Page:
David Cameron and Ed Miliband have both condemned the land grab of 1,000 acres in the West Bank by Israel as "deplorable", echoing world-wide condemnation for the action announced yesterday.
The announcement by Israel that it has appropriated the land in the Etzion settlement bloc near Bethlehem, was described yesterday as 'the biggest in 30 years' by Israeli anti-settlement campaign group Peace Now.
Palestinians wave flags in Ramallah, West Bank
Around 10 Israeli families currently live on the land, the size of roughly 70 football pitches, and more permanent structures will now be put up. The settlements council said the appropriation "paves the way for the new city."
The Israeli military made the announcement Sunday in accordance with a government edict. It said the directive was made at the end of a military operation in June that searched for three Israeli teens who were abducted and killed by Hamas militants. The Hamas kidnapping and murder of the teens sparked a chain of events that led to the 50-day war.
"The goal of the murderers of those three youths [who were murdered hitch-hiking home in the West Bank in June, sparking the conflict with Hamas] was to sow fear among us, to disrupt our daily lives and to call into doubt our right to the land. Our response is to strengthen settlement," a spokesman for the settlement council said.
David Perl, head of the Gush Etzion local council, said he wanted "to congratulate the prime minister and the government of Israel on their promotion of the initiative, and the defence minister and head of the civil administration on getting the decision approved.”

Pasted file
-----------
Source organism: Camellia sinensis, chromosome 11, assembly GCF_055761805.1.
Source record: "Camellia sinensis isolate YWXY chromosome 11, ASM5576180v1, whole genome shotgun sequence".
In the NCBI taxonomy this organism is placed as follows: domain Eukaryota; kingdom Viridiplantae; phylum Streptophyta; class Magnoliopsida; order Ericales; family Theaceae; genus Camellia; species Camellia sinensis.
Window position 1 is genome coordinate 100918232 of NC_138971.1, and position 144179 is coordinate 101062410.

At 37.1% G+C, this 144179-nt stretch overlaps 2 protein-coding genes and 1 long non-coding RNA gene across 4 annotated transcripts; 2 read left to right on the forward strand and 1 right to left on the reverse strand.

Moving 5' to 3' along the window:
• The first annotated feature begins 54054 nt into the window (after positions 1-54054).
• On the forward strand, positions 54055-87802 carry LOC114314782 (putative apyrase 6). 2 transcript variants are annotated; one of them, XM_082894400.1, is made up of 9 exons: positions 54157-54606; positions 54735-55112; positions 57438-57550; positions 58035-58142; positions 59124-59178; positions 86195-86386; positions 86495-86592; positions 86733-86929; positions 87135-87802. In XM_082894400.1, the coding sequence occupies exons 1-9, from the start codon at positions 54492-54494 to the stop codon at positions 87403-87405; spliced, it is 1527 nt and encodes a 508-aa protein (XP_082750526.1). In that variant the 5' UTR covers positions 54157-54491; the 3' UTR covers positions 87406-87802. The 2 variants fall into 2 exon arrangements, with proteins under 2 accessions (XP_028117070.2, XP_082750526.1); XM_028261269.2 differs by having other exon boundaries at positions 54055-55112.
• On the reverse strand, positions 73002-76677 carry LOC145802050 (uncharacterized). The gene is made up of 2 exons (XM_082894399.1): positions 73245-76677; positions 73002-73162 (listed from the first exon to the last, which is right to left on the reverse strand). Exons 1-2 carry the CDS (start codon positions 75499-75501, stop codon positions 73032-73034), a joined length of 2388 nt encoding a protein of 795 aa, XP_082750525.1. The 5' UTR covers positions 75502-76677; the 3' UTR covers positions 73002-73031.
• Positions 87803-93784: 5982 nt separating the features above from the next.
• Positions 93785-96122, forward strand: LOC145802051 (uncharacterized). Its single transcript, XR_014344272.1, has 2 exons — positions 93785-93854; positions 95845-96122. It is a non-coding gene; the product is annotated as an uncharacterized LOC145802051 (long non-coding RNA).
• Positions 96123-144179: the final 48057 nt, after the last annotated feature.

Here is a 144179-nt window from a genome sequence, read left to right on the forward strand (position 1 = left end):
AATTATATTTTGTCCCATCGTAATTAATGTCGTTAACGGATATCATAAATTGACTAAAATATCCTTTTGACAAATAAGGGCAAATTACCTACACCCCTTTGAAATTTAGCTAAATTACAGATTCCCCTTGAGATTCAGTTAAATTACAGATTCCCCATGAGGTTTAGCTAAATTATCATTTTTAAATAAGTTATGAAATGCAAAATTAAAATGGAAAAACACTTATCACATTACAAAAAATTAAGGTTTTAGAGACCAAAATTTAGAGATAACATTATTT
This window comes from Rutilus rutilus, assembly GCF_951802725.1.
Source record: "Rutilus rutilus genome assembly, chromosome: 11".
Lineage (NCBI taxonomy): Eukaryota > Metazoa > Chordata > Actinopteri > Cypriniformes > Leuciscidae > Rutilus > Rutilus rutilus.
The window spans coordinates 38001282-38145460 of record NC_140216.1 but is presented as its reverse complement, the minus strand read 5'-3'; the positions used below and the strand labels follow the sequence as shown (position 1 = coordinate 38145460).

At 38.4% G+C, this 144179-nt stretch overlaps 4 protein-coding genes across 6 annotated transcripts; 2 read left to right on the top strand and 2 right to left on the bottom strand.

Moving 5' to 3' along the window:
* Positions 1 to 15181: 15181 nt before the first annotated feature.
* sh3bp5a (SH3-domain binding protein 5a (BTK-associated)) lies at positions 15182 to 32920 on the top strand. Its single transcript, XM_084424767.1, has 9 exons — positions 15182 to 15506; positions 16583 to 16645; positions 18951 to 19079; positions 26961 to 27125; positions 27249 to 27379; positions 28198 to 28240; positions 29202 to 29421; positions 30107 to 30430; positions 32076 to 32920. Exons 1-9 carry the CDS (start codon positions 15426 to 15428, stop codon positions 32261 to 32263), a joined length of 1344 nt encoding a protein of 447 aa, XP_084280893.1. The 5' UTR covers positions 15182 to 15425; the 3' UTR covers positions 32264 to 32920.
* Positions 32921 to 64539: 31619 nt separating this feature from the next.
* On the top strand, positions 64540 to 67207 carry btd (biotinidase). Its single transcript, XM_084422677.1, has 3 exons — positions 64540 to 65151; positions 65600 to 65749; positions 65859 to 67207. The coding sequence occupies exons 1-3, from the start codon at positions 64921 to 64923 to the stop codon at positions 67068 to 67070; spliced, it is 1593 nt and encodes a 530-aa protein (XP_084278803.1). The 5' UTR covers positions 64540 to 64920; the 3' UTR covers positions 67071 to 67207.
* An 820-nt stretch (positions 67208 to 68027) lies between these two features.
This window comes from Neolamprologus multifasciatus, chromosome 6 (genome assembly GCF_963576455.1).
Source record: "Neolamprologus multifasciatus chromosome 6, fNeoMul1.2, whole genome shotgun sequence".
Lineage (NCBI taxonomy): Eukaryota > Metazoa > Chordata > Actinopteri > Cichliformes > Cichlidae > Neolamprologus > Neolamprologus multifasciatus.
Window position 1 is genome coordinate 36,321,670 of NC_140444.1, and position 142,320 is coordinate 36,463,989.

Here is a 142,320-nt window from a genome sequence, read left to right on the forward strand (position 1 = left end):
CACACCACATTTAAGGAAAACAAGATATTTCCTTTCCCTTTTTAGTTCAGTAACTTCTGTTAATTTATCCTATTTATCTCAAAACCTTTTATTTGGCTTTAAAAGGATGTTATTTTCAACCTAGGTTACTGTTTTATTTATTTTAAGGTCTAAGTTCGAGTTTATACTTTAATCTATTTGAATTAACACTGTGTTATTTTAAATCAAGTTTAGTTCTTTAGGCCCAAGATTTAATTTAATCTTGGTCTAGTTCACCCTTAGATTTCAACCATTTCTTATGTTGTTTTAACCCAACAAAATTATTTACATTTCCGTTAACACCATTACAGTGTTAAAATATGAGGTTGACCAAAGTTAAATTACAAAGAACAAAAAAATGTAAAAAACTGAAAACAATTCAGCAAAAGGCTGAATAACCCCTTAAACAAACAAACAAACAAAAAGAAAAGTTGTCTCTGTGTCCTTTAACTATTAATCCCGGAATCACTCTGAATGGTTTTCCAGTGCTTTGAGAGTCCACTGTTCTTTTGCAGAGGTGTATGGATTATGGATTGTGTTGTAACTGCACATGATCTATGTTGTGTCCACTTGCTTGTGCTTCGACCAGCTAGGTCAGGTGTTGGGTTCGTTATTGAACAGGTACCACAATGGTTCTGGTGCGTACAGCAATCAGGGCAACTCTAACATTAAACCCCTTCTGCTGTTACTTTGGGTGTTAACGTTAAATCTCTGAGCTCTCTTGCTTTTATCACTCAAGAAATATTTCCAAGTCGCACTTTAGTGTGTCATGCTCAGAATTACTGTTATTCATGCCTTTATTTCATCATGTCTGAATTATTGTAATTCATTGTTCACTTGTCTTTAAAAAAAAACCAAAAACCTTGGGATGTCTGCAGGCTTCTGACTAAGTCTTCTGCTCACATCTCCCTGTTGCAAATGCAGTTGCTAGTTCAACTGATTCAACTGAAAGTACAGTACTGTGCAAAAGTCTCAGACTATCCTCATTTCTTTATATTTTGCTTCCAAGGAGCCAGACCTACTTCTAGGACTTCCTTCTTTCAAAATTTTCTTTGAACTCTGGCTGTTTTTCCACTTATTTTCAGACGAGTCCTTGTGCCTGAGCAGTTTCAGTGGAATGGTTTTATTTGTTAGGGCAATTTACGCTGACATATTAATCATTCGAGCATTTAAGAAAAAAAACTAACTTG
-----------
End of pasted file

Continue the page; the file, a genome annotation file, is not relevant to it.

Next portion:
The deeply controversial move has not had universal approval even within the Israeli government. Justice Minister Tzipi Livni told Army Radio the timing was inappropriate, given the recent ceasefire in the Gaza Strip. “Israel now needs to be recruiting the world to prevent steps being taken against it, and to work together with those moderate forces” she said.
“Anything that can turn attention toward us and arouse criticism against us hurts the very things we are trying to achieve.”
The US state department has called the move "counterproductive to Israel's stated goal of a negotiated two-state solution with the Palestinians."
Chief Palestinian negotiator Saeb Erakat, said: "The Israeli government is committing various crimes against the Palestinian people and their occupied land. The international community should hold Israel accountable as soon as possible for its crimes and raids against our people in Gaza and the ongoing Israeli settlement activity in the West Bank and East Jerusalem."
Nabil Abu Rdeneh, spokesman for Palestinian President Mahmoud Abbas, condemned the Israeli move and called for the decision to be revoked. He told the Palestinian news agency WAFA that it "leads to deterioration in the situation."
The Israeli housing ministry said the announcement is just the first step and it will be several years before anything is built there.
The military said opponents have 45 days to appeal Sunday's decision.
Earlier Sunday, the Israeli military said a soldier wounded in fighting in the Gaza Strip had succumbed to his wounds, bringing the Israeli military's death toll in the war to 66.
The military says 20-year-old Sergeant Shachar Shalev was wounded on July 23, six days after Israeli ground forces entered the densely populated coastal strip.
Six civilians were also killed on the Israeli side, including one agricultural worker from Thailand.
More than 2,100 Palestinians, three-quarters of whom were civilians according to the United Nations, were killed during the 50-day war. Israel disputes the figures and says at least half were militants.